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I know how to draw a simple line:

CGContextSetRGBStrokeColor(context, 1.0, 1.0, 1.0, 1.0);
CGContextMoveToPoint(context, x, y);
CGContextAddLineToPoint(context, x2, y2);
CGContextStrokePath(context);

And I know how to do a gradient rectangle, i.g.:

CGColorSpaceRef myColorspace=CGColorSpaceCreateDeviceRGB();
size_t num_locations = 2;
CGFloat locations[2] = { 1.0, 0.0 };
CGFloat components[8] =	{ 0.0, 0.0, 0.0, 1.0,    1.0, 1.0, 1.0, 1.0 };

CGGradientRef myGradient = CGGradientCreateWithColorComponents(myColorspace, components, locations, num_locations);

CGPoint myStartPoint, myEndPoint;
myStartPoint.x = 0.0;
myStartPoint.y = 0.0;
myEndPoint.x = 0.0;
myEndPoint.y = 10.0;
CGContextDrawLinearGradient (context, myGradient, myStartPoint, myEndPoint, 0);

But how could I draw a line with a gradient, i.g. fading in from black to white (and maybe fading out to black on the other side as well) ?

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4 Answers 4

up vote 16 down vote accepted

After several tries I'm now sure that gradients doesn't affect strokes, so I think it's impossible to draw gradient lines with CGContextStrokePath(). For horizontal and vertical lines the solution is to use CGContextAddRect() instead, which fortunately is what I need. I replaced

CGContextMoveToPoint(context, x, y);
CGContextAddLineToPoint(context, x2, y2);
CGContextStrokePath(context);

with

CGContextSaveGState(context);
CGContextAddRect(context, CGRectMake(x, y, width, height));
CGContextClip(context);
CGContextDrawLinearGradient (context, gradient, startPoint, endPoint, 0);
CGContextRestoreGState(context);

and everything works fine. Thanks to Brad Larson for the crucial hint.

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I've found exactly the same thing. It would appear gradients require a clip path (or rectangle) to be applied to the graphics context first. Perhaps this is because gradients are rendered in the enclosing area rather than on the path (or rectangle) border itself? –  Dalmazio Brisinda Jul 29 '11 at 14:51
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After you draw the line, you can call

CGContextClip(context);

to clip further drawing to your line area. If you draw the gradient, it should now be contained within the line area. Note that you will need to use a clear color for your line if you just want the gradient to show, and not the line underneath it.

There is the possibility that a line will be too thin for your gradient to show up, in which case you can use CGContextAddRect() to define a thicker area.

I present a more elaborate example of using this context clipping in my answer here.

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I tried your suggestion: CGContextSetLineWidth(context, 10.0); // should be thick enough CGContextSetRGBStrokeColor(context, 0.0, 0.0, 0.0, 0.0); CGContextMoveToPoint(context, 50,50); CGContextAddLineToPoint(context, 100,100); CGContextStrokePath(context); CGContextClip(context); CGContextDrawLinearGradient (context, myGradient, myStartPoint, myEndPoint, 0); but this throws <Error>: doClip: empty path. The documentation says that CGContextStrokePath(context); clears the path - without this method no error is thrown, but nothing is drawn at all. Any ideas? –  Walchy Aug 20 '09 at 16:04
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You can use Core Animation layers. You can use a CAShaperLayer for your line by settings its path property and then you can use a CAGradientLayer as a layer mask to your shape layer that will cause the line to fade.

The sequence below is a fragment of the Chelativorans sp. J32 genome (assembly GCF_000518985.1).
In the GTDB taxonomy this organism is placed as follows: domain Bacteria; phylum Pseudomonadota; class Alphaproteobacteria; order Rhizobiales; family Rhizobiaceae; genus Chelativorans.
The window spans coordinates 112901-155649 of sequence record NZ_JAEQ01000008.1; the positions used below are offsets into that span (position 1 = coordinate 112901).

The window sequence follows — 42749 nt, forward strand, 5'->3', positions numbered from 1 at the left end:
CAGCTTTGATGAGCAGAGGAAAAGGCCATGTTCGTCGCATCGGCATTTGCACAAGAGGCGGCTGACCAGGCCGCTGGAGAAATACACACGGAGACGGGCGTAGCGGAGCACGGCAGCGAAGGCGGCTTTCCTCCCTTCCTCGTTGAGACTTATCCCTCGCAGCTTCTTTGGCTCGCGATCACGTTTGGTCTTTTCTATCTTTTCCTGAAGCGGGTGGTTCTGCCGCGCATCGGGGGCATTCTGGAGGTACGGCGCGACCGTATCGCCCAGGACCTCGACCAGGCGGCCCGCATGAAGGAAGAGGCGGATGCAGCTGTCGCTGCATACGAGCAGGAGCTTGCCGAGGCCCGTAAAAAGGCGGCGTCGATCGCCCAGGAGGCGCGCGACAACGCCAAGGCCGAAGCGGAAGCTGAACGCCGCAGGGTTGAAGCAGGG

Replace your CGContext... calls with calls to CGPath... calls to create the line path. Set the path field on the layer using that path. Then in your gradient layer, specify the colors you want to use (probably black to white) and then set the mask to be the line layer like this:

 [gradientLayer setMask:lineLayer];

What's cool about the gradient layer is that is allows you to specify a list of locations where the gradient will stop, so you can fade in and fade out. It only supports linear gradients, but it sounds like that may fit your needs.

Let me know if you need clarification.

EDIT: Now that I think of it, just create a single CAGradientLayer that is the width/height of the line you desire. Specify the gradient colors (black to white or black to clear color) and the startPoint and endtPoints and it should give you what you need.

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You are right, this would perfectly fit my needs, but unfortunately this is only available with version 3 of the iPhone OS and I want to use at least 2.2. Thanks anyway... –  Walchy Aug 20 '09 at 15:54
1  
I guess you meant [gradientLayer setMask:LineLayer]; - right? You mask the CAGradientLayer with the CAShapeLayer. –  Palimondo Aug 19 '11 at 21:39
    
Brilliant. Learnt a lot doing this. –  Ian1971 Oct 7 '11 at 19:11
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CGContextMoveToPoint(context, frame.size.width-200, frame.origin.y+10);
CGContextAddLineToPoint(context, frame.size.width-200, 100-10);
CGFloat colors[16] = { 0,0, 0, 0,
    0, 0, 0, .8,
    0, 0, 0, .8,
    0, 0,0 ,0 };
CGColorSpaceRef baseSpace = CGColorSpaceCreateDeviceRGB();
CGGradientRef gradient = CGGradientCreateWithColorComponents(baseSpace, colors, NULL, 4);

CGContextSaveGState(context);
CGContextAddRect(context, CGRectMake(frame.size.width-200,10, 1, 80));
CGContextClip(context);
CGContextDrawLinearGradient (context, gradient, CGPointMake(frame.size.width-200, 10), CGPointMake(frame.size.width-200,80), 0);
CGContextRestoreGState(context);

its work for me.

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